Temporary Princess

Recently I took my first flight after my spinal surgery three weeks prior.  I am allowed to fly, but I really have to be careful with lifting anything heavy.

I travel as per normal. I packed what I needed to bring including laptop, books and work documents.  I am so used to moving here and there quickly. I was strong and independent.  If I was in pain, I would tolerate it until it was no longer possible. As a matter of fact, I was having a major pinched nerves when I was doing the via-ferrata trek at Alila Jabal Akhdar in Oman (photo above). Oman was the last country I visited before I threw in the towel and got that MRI done. I was on a 6-week hiatus to El Salvador, Mexico, Israel/Palestine, Jordan, UAE, and Oman when things got notably worse!

So this post-op flight has been a very humbling experience, indeed.  I had to ask for help with my luggage while checking in (no porters in sight when you need one – they are not that many at Changi Airport in the first place).  The female ground staff had to call over a male colleague to help. I had a middle aged “uncle” to lift my luggage to the x-ray.  Another middle-aged “auntie” to bring it down. A skinny (half my size!) Singapore Air stewardess to lift up my carry-on.  The list goes on!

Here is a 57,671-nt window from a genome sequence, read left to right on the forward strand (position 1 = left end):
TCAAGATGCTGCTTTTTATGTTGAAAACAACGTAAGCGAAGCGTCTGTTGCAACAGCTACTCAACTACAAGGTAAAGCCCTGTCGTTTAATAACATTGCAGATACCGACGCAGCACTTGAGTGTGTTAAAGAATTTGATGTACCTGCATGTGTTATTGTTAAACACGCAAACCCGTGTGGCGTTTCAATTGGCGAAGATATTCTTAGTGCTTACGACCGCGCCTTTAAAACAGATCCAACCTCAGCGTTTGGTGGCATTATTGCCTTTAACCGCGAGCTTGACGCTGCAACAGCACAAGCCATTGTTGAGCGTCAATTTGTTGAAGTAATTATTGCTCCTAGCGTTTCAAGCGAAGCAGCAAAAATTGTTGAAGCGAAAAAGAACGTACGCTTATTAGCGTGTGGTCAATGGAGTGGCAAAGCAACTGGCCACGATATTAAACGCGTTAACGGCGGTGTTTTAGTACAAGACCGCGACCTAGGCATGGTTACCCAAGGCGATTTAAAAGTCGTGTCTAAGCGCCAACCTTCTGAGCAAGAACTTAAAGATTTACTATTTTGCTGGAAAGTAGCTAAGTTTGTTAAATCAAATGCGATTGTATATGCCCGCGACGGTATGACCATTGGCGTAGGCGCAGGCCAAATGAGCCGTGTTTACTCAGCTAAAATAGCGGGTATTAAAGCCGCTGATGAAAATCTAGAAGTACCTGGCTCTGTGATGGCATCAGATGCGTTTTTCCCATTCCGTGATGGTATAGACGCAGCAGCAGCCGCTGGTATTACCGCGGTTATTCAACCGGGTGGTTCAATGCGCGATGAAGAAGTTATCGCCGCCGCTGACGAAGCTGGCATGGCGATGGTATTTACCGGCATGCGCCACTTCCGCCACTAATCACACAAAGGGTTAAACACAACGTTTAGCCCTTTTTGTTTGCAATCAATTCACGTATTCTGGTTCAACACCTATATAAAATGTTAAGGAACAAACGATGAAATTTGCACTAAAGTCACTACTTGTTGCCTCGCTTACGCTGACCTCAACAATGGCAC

Honestly, it feels very uncomfortable and insecure to be in this situation.  I was not born in a family who treats girls like “princesses” (thank God for that!).  We are taught to take care of ourselves. We are taught that we can be what we want be and not be boxed into gender stereotypes.  We are taught to overcome obstacles by our own effort. So this situation is totally out of my comfort zone.

But, I cannot stop traveling! It is an addiction. The world has beckoned and I will have to tolerate this discomfort of being helpless until life is back to normal!

Let’s hope I don’t get too used to being the pampered princess at the of the six months recovery period. And by then I have learned to pack light.


Note:  In Singapore, we are accustomed to refer to older people as “uncles” and “aunties”, even when they are not related to us.  

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